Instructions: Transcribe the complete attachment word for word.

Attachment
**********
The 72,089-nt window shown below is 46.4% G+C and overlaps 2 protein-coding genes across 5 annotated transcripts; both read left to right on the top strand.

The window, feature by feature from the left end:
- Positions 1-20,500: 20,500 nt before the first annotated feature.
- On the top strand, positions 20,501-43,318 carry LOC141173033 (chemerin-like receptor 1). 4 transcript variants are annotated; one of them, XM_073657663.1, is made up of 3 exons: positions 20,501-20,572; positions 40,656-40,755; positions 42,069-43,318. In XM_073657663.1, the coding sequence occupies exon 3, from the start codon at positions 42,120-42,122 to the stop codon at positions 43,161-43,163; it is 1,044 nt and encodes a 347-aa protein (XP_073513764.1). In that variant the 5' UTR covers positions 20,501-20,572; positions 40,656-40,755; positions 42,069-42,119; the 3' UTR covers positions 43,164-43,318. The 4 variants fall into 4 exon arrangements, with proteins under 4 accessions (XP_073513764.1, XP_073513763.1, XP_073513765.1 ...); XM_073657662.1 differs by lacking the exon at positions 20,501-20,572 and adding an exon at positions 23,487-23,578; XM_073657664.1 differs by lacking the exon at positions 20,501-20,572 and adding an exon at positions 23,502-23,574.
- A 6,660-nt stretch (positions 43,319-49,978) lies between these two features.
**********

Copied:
The 72,089-nt window shown below is 46.4% G+C and overlaps 2 protein-coding genes across 5 annotated transcripts; both read left to right on the top strand.

The window, feature by feature from the left end:
- Positions 1-20,500: 20,500 nt before the first annotated feature.
- On the top strand, positions 20,501-43,318 carry LOC141173033 (chemerin-like receptor 1). 4 transcript variants are annotated; one of them, XM_073657663.1, is made up of 3 exons: positions 20,501-20,572; positions 40,656-40,755; positions 42,069-43,318. In XM_073657663.1, the coding sequence occupies exon 3, from the start codon at positions 42,120-42,122 to the stop codon at positions 43,161-43,163; it is 1,044 nt and encodes a 347-aa protein (XP_073513764.1). In that variant the 5' UTR covers positions 20,501-20,572; positions 40,656-40,755; positions 42,069-42,119; the 3' UTR covers positions 43,164-43,318. The 4 variants fall into 4 exon arrangements, with proteins under 4 accessions (XP_073513764.1, XP_073513763.1, XP_073513765.1 ...); XM_073657662.1 differs by lacking the exon at positions 20,501-20,572 and adding an exon at positions 23,487-23,578; XM_073657664.1 differs by lacking the exon at positions 20,501-20,572 and adding an exon at positions 23,502-23,574.
- A 6,660-nt stretch (positions 43,319-49,978) lies between these two features.